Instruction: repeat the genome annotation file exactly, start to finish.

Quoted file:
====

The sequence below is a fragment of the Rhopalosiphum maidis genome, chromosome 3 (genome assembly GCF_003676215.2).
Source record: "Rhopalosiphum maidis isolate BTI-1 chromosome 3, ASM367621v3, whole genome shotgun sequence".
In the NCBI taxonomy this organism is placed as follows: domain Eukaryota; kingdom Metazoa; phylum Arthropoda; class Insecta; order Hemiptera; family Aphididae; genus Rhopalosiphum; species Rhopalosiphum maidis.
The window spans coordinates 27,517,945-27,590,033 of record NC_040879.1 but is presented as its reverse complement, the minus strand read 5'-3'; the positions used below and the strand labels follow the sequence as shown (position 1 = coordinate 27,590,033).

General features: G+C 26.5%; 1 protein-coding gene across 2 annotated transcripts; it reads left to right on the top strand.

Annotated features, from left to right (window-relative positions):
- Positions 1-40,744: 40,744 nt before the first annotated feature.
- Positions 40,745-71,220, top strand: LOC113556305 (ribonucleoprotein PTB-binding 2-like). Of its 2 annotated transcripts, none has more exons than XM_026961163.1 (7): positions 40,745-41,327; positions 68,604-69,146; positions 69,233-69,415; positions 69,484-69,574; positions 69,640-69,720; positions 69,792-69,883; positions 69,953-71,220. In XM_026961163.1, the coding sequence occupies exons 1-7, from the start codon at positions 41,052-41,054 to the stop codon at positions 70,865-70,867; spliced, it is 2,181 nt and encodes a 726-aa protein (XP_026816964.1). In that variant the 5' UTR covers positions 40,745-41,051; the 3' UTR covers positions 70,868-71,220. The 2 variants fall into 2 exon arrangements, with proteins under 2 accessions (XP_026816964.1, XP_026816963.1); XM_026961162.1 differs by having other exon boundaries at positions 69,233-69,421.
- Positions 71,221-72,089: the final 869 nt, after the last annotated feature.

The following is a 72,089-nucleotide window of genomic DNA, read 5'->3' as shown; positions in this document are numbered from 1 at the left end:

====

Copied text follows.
The sequence below is a fragment of the Rhopalosiphum maidis genome, chromosome 3 (genome assembly GCF_003676215.2).
Source record: "Rhopalosiphum maidis isolate BTI-1 chromosome 3, ASM367621v3, whole genome shotgun sequence".
In the NCBI taxonomy this organism is placed as follows: domain Eukaryota; kingdom Metazoa; phylum Arthropoda; class Insecta; order Hemiptera; family Aphididae; genus Rhopalosiphum; species Rhopalosiphum maidis.
The window spans coordinates 27,517,945-27,590,033 of record NC_040879.1 but is presented as its reverse complement, the minus strand read 5'-3'; the positions used below and the strand labels follow the sequence as shown (position 1 = coordinate 27,590,033).

General features: G+C 26.5%; 1 protein-coding gene across 2 annotated transcripts; it reads left to right on the top strand.

Annotated features, from left to right (window-relative positions):
- Positions 1-40,744: 40,744 nt before the first annotated feature.
- Positions 40,745-71,220, top strand: LOC113556305 (ribonucleoprotein PTB-binding 2-like). Of its 2 annotated transcripts, none has more exons than XM_026961163.1 (7): positions 40,745-41,327; positions 68,604-69,146; positions 69,233-69,415; positions 69,484-69,574; positions 69,640-69,720; positions 69,792-69,883; positions 69,953-71,220. In XM_026961163.1, the coding sequence occupies exons 1-7, from the start codon at positions 41,052-41,054 to the stop codon at positions 70,865-70,867; spliced, it is 2,181 nt and encodes a 726-aa protein (XP_026816964.1). In that variant the 5' UTR covers positions 40,745-41,051; the 3' UTR covers positions 70,868-71,220. The 2 variants fall into 2 exon arrangements, with proteins under 2 accessions (XP_026816964.1, XP_026816963.1); XM_026961162.1 differs by having other exon boundaries at positions 69,233-69,421.
- Positions 71,221-72,089: the final 869 nt, after the last annotated feature.

The following is a 72,089-nucleotide window of genomic DNA, read 5'->3' as shown; positions in this document are numbered from 1 at the left end: